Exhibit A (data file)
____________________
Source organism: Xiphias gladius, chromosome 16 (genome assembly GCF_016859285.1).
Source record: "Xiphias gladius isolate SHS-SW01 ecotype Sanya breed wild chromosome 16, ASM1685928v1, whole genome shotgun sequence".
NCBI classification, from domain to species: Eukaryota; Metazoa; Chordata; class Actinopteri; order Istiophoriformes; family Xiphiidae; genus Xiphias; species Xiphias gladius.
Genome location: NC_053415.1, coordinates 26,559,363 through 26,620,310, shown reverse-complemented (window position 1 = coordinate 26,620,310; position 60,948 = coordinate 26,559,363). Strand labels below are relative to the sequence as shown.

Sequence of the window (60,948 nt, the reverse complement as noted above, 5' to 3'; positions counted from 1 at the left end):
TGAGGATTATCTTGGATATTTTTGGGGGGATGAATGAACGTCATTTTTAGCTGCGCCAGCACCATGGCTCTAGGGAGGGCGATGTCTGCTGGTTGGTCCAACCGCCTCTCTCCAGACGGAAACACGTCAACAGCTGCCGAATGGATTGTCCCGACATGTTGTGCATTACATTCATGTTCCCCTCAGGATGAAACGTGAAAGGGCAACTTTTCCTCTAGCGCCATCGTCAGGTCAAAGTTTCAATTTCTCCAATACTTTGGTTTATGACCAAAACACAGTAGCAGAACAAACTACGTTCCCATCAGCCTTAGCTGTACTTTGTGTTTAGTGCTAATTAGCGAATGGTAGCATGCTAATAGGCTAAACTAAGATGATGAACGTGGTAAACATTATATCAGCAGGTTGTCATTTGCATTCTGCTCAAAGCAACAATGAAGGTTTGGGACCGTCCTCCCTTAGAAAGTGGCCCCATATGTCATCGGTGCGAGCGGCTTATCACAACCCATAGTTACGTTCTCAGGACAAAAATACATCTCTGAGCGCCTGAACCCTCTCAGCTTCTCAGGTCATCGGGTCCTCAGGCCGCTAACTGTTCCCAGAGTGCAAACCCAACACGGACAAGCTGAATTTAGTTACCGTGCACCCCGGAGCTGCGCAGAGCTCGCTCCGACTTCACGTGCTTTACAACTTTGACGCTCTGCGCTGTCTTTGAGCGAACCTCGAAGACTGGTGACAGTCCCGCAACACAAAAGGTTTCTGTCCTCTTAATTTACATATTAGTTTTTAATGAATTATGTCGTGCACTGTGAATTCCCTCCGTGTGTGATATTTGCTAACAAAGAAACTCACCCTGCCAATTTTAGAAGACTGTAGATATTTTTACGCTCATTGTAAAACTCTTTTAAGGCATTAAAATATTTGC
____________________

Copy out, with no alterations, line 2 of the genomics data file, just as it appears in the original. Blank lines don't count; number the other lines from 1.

Source record: "Xiphias gladius isolate SHS-SW01 ecotype Sanya breed wild chromosome 16, ASM1685928v1, whole genome shotgun sequence".